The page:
Wednesday, October 24, 2018

Buckwheat Honey for Honey Gingerbread

Dijon, France produced 60,000 pounds of buckwheat honey - very dark and too strong for "table use" but perfect for gingerbread, according to The British Bee Journal of 1906.  Other types of honey would sink after the gingerbread had risen.  However, a British author in 1848 wrote that the "French, whose gingerbread is vile stuff, use honey instead of treacle."  Recipes for honey gingerbread - medieval to early 20th - near end of post.

Wednesday, October 17, 2018

Milk cellars in 1840s Delaware and 1870s NC

By the 1840s  "cellars under houses... are coming to be preferred for the purpose of keeping milk to either milk-houses, milk-vaults, or even spring-houses."  In Delaware "dairymen charged higher price for 'cellar butter.'"  The picture is from 1873 North Carolina.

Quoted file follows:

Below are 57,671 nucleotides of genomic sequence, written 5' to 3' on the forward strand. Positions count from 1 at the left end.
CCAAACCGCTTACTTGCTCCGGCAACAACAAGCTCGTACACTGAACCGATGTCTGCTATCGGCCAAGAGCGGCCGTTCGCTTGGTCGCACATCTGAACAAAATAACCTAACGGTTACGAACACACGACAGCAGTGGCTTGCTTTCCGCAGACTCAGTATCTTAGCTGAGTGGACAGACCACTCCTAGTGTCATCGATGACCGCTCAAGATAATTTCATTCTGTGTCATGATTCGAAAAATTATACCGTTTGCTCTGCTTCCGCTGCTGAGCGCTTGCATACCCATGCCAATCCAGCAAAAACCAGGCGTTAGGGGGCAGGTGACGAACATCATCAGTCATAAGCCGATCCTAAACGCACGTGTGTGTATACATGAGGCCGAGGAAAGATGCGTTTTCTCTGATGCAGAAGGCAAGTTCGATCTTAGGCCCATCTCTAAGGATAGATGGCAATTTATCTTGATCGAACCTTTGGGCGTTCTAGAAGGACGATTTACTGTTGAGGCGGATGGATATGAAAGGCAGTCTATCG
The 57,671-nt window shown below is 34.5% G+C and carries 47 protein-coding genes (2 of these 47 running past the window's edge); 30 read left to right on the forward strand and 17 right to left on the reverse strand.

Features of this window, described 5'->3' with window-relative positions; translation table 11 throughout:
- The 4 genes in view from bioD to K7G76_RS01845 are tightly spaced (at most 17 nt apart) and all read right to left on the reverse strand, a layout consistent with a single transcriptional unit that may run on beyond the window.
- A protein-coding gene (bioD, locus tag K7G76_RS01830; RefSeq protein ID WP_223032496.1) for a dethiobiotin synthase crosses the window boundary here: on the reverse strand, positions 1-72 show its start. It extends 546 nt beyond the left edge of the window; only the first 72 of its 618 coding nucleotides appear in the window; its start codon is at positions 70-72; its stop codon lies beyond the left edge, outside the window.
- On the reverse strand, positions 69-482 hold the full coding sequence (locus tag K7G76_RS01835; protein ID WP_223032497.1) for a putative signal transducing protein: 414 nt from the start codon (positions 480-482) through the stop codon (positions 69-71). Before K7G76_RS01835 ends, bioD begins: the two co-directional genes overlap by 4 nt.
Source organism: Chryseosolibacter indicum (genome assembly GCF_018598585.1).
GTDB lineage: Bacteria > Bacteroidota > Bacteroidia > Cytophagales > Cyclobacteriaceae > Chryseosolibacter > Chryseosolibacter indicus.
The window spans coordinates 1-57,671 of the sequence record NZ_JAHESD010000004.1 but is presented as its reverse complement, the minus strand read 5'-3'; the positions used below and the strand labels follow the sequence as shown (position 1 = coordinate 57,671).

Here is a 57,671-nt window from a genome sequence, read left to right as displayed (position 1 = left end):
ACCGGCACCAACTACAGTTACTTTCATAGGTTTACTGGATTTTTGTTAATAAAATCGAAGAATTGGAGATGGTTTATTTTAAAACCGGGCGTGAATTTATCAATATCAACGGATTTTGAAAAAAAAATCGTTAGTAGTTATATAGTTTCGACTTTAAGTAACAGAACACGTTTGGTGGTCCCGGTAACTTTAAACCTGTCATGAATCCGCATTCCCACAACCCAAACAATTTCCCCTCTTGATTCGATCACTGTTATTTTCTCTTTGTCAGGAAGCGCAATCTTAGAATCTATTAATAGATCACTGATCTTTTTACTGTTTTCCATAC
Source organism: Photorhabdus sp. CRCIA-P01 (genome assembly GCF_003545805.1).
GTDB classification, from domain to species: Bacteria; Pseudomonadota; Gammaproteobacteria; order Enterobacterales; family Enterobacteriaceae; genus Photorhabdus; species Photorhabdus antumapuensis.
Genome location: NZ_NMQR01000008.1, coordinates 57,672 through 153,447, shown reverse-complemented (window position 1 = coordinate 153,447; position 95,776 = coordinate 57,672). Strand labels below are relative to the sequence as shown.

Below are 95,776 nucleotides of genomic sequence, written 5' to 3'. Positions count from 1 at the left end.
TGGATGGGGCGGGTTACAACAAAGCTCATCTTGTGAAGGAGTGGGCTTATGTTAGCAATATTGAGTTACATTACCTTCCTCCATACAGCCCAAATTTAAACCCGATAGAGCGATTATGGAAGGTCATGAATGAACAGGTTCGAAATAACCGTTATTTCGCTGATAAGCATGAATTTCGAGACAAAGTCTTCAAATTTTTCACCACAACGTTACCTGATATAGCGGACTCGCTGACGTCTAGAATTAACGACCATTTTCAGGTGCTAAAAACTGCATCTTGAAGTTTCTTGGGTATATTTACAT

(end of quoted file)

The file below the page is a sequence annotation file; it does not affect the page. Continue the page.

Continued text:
Monday, October 8, 2018

English store-room

The storeroom described in the 1835 book The English Housekeeper was to be kept dry by a flue from the kitchen fire.  Open shelves for preserves, flour, rice, "jars with closely fitting lids, for tea, sugar, coffee, cocoa, mustard, pepper, spices", hanging shelf, linen press, candles and soap...

Curiously, peas, gooseberries and dried fruit filled bottles were placed "with their necks downwards" in holes cut into shelves to exclude air.  Anyone heard of this before?